|The Man and the Moment|
|Directed by||George Fitzmaurice|
|Written by||Agnes Christine Johnston|
|Based on||story by Elinor Glyn|
|Produced by||Richard A. Rowland|
|Distributed by||Warner Bros. Pictures, Inc.|
The Man and the Moment is a formerly lost 1929 part-talkie romantic comedy film directed by George Fitzmaurice and starring Billie Dove. The film is mainly a silent film, with talking sequences as well as a synchronized music score and sound effects by the Vitaphone sound-on-disc process. In the restored print, many scenes feature intertitles shown immediately after the spoken dialogue conveying the same words. Title cards at the beginning of the restored print explain that the visuals for the talking sequences came from a dupe internegative that was distributed in some territories in silent form; the intertitles were left in the sequences during the restoration to maintain synchronization with the Vitaphone soundtrack, but were not originally part of the film. The story is from a 1914 novel by Elinor Glyn, the famous novelist. The film was produced by Richard A. Rowland and released by First National Pictures. A British silent film had been film of the same story in 1918.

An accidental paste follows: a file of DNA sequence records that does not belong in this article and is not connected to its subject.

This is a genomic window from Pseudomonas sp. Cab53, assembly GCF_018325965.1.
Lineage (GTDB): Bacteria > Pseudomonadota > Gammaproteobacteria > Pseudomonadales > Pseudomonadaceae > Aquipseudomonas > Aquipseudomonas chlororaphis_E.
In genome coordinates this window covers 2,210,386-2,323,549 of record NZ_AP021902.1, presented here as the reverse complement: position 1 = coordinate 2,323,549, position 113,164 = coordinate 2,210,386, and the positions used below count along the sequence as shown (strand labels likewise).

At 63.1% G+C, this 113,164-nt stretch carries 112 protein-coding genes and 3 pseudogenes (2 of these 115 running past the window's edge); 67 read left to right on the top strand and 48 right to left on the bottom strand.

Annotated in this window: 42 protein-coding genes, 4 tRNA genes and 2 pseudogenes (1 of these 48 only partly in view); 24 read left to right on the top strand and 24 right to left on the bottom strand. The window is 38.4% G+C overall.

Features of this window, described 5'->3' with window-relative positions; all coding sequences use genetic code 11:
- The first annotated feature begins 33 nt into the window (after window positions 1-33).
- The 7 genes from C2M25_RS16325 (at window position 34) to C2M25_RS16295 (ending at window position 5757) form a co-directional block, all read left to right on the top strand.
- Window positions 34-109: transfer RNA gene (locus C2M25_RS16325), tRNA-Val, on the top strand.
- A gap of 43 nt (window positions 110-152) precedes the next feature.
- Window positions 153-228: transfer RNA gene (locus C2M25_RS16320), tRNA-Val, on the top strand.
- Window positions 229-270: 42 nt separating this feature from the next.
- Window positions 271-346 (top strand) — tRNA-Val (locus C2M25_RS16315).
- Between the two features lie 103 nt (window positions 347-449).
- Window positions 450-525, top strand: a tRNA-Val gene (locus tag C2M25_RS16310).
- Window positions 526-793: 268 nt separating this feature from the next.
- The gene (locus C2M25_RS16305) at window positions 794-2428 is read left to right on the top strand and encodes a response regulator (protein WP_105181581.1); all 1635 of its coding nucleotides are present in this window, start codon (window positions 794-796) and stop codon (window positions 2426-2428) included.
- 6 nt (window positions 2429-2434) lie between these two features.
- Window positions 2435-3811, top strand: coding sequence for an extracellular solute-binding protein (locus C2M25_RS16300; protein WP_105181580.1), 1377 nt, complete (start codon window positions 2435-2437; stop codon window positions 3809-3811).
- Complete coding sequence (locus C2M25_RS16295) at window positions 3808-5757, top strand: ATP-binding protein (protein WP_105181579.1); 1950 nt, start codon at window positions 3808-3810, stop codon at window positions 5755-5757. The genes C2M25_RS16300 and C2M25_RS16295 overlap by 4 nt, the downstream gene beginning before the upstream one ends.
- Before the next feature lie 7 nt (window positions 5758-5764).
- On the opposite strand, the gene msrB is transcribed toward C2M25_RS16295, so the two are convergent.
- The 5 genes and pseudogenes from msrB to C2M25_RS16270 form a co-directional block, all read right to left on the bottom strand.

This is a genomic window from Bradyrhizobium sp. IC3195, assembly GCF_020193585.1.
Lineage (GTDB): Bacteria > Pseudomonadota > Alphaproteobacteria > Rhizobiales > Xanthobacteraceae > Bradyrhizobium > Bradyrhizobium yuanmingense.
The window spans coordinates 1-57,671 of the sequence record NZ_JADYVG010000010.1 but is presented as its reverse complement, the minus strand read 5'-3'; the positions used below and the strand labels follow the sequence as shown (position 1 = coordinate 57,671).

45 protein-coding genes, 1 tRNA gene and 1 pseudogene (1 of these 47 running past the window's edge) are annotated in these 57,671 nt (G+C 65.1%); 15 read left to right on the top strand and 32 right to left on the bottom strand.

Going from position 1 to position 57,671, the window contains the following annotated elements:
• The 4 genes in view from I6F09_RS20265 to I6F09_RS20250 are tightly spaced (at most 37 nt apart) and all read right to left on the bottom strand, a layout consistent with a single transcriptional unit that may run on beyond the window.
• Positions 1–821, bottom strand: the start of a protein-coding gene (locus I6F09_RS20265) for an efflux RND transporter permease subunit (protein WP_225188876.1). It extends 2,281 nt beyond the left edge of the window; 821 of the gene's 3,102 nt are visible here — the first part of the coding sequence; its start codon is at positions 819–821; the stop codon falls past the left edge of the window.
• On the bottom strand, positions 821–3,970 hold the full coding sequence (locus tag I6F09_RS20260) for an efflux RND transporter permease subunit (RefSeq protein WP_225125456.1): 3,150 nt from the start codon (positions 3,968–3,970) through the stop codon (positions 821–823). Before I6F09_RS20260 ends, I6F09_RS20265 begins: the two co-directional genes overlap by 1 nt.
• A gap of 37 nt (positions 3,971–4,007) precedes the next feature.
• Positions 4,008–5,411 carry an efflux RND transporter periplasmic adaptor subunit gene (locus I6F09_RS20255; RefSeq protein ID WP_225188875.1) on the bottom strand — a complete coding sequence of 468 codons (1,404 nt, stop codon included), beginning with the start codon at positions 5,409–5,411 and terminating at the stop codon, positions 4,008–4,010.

Two young people get married for the wrong reasons, and after being chased for a day, they decide they belong together.
A restored and complete version of the film was screened July 4, 2015 at the Il cinema ritrovato festival in Bologna, Italy. The film was released on DVD by Warner Home Video in 2016.